Today I attended a working meeting that included almost all the service providers in the region. These service providers were brought together by the Mount Waddington Health Network to build a coalition that will deal with the housing crisis.
I was there mainly to stay informed and to network, and to keep the library visible -- and because so many groups that I will work with were also there.
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These organizations are doing amazing work by working together rather than in silos -- more efficient (no duplication of effort), more strategic (not competing for the same funds), and stronger (speaking in one voice). This process -- a multi-year plan -- has seen real results in several places, and I expect it will in the North Island, too.
The people are great -- sharp, committed, experienced, inclusive, taking a holistic view. I was so impressed.
But. But I can't help thinking, all this would be unnecessary if housing were a human right in our society, and if this most basic of all human needs were not subject to the so-called free market.
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There was a presentation on Ambrose Place, a managed alcohol residency program in Edmonton, Alberta. This is a form of harm reduction, similar to needle exchange, that saves both lives and tax dollars. But this program is based in an Indigenous worldview. It employs natural medicines, ceremonies, rituals, and other Indigenous ways of knowing to restore mind, body, and spirit.
It meets people where they are, with compassion and love and a minimum of rules, because change, in this worldview, is only meaningful if it is chosen. A certain number of places are reserved for people with disabilities, and a certain number for palliative care.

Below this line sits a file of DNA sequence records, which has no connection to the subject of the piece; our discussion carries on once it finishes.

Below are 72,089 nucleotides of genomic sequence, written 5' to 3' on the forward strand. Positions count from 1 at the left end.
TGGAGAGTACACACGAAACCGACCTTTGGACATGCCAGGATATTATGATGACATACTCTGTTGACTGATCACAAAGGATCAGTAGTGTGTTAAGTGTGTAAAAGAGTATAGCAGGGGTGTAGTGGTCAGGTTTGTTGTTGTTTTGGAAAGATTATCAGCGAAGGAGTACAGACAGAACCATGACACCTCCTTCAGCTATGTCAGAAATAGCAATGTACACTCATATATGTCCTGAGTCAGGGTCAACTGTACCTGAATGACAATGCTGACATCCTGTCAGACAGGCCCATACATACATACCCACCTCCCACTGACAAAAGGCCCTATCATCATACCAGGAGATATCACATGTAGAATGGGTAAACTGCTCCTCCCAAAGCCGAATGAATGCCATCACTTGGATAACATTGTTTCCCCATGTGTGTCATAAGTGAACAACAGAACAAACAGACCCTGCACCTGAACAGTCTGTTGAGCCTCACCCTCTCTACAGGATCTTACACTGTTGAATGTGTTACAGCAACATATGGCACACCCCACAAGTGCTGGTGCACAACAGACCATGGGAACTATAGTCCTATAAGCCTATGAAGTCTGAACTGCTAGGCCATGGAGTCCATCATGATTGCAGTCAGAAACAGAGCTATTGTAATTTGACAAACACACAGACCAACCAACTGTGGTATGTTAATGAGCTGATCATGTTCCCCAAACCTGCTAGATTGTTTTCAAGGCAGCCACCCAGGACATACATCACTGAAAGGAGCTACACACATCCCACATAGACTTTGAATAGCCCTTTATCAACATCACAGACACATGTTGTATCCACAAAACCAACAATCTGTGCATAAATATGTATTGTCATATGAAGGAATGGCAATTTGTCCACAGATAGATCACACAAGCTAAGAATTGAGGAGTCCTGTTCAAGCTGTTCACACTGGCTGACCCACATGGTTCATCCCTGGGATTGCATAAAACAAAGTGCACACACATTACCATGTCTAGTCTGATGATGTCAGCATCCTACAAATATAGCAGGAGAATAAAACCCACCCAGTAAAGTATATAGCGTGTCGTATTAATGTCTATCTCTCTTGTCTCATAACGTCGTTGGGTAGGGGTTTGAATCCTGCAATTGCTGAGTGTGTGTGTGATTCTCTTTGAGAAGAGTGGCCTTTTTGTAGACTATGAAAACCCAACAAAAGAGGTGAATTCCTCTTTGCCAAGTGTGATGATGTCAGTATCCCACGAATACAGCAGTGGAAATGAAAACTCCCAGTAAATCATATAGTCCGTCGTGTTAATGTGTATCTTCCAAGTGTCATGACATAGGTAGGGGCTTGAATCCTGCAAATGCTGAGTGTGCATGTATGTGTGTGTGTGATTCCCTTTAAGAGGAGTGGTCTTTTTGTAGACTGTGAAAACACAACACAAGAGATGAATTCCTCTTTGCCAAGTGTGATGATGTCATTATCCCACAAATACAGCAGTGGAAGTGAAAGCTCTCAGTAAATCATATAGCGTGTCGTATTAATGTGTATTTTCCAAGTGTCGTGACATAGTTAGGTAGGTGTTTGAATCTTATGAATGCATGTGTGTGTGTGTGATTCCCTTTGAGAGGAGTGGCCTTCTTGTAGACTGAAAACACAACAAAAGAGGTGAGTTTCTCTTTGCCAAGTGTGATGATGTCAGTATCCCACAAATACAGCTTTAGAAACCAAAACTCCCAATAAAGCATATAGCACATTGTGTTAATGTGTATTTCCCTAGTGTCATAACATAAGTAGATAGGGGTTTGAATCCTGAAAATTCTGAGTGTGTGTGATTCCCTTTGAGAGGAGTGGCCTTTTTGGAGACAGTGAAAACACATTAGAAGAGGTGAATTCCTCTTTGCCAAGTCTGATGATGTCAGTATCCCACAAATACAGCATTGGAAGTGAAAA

For those who care only about their tax dollars, the numbers are staggering: over a period of two years, costs plummeted. Emergency room visits, EMS calls, inpatient visits, inpatient mental health -- all markedly down. Inpatient mental health and addiction costs went from $2,715,000 to $171,400! Other numbers were similarly impressive.
The non-monetary gains can hardly be counted -- the lives restored, the violence prevented, the relationships healed.
There is a world beyond "just say no" and surrendering to a higher power.
I want to see this happen in our region.
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The presenter was a social worker with the Salvation Army.
I have read and seen much about the Salvation Army, about both homophobia and Christian proselytizing. I've also read that those incidents were localized (individual rather than institutional) and in the past. I don't know what's true of the organization as a whole. But in Port Hardy and the north Vancouver Island, the Salvation Army does amazing -- and inclusive -- work.
The organization's role in the area is similar to the United Way's role in southern Ontario. They are an umbrella provider of social services -- women's shelters, group homes for street-involved youth, rehab, mental health, and more. In addition, they work with Indigenous communities in the respectful and inclusive way that is expected here. And they celebrate Pride.
Maybe they've learned something? Maybe they're different here? I have no idea. But I know I don't have to avoid them, and I can work with them as community partners with a clear conscience.
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A final word about the Mount Waddington Health Network. When it comes to health, they take the broadest view. They talk about the social determinants of health. Imagine a health network that wants to work with the library on digital literacy for seniors! More about this as it happens.